Lowering Springs on a 4x4?


Gonchar

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My goal for my truck is for it to be an OEM+, lowered, and for it to still have 4WD. I know there probably isn't a whole lot of room between the TTB and the bumpstops, but wouldn't the added stiffness of the springs help protect my front end from constant abuse?
 


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alwaysFlOoReD

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What are you going to do with your truck?
I think this is something you'll have to experiment with. My 4x4 race truck I tried to keep low as possible for a better center of gravity. IIRC I used front coils from a big block f150 and cut a coil and a half out. That makes it real stiff. You might experiment with some different f150 coils. Also you could look for smaller bumpstops, or maybe cut yours down. Be aware the bumpstop has metal close to the outer portion, you might need to cut that down too.
Another possibility is to use lift brackets on the axles and stockish springs. The way the ttb works is the axle is pivoted on the coil, so if you "raise" one side, the other "lowers". It's about a 2 to 1 ratio so if you lift 6" the wheel will drop about 2". You might have a problem aligning the camber tho.
 
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Gonchar

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It's going to be a pavement princess for sure. I'm just trying to get that protouring/80s NASCAR stance. I was thinking about cutting the bumpstops, too. I also want to be able to drive this thing daily and as comfortably as possible while still achieving my goal.

It took me a minute to understand the lift bracket thing, but that sounds like a good idea. Is the cut-and-turn thing that the prerunner guys do something to consider? They do it to fix positive camber, right? If so, I could probably reverse it to fix negative camber. In theory, of course.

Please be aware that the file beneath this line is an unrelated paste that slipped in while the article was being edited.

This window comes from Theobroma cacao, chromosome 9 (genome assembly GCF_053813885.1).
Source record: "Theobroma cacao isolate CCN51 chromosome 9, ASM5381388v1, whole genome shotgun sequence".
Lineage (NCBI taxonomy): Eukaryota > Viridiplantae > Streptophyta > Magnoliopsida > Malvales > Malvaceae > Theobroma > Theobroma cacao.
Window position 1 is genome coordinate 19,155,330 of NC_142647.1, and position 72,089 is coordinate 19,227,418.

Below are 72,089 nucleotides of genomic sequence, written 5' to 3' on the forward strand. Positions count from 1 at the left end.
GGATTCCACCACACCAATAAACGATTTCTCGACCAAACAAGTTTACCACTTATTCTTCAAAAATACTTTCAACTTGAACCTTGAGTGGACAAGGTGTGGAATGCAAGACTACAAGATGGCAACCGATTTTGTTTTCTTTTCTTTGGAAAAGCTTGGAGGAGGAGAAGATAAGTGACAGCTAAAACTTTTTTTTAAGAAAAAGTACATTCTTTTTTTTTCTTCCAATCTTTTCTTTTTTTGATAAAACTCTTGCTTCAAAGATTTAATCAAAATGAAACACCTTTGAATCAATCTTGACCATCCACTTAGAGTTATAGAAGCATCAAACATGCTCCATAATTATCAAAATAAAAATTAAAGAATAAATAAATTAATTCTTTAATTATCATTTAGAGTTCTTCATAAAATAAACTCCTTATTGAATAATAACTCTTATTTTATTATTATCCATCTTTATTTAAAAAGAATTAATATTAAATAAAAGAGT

alwaysFlOoReD

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If I couldn't get the camber numbers with stock pieces I would try the cut and turn. There is also cut and move the ball-joint mount. Also look for a transfer case with a differential. The early AWD Aerostar had one.
 

Gonchar

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Where can I get more info on the ball joint thing? Don't think I've ever heard of it.

The t-case with a diff sounds cool, but I know that my junkyard doesn't have one, so might be a while before I even see one. Why should look for one, though?
 

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If there is a dif in the t-case, then you can run 4x4 on pavement...depending on type of dif.
I'll have to look for the ball joint thing, it's in research I was doing 10 years ago. Basically you cut out around the balljoint socket, move it out 1/2" or so, and fill in the gap with new metal. But you have to watch angles so the u-joints aren't stressed. This is for ttb or tib. Won't work on [most] tib as the beams are cast.
 
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Ranger850

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Why not just go with/convert to an AWD system. I just read this, and to me, an AWD system with cv axles would the way to go. But I do not know enough about any of it. When I was in high school, I asked a couple of guys that were avid Off Roaders about something like this. I made a joke about needing 4wd to get over speed bumps because my truck was so low. They said it could be done but why would anybody want to do that, and that the front axles diff would be what got caught on everything. So, IMO, an AWD system eliminates that issue.
 

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An AWD has a transfer case with a dif. That is why I suggested with the Aerostar (AWD) transfer case. It's from a RBV so will bolt in place of the existing TC , but I don't know about how driveshafts bolt up.
 


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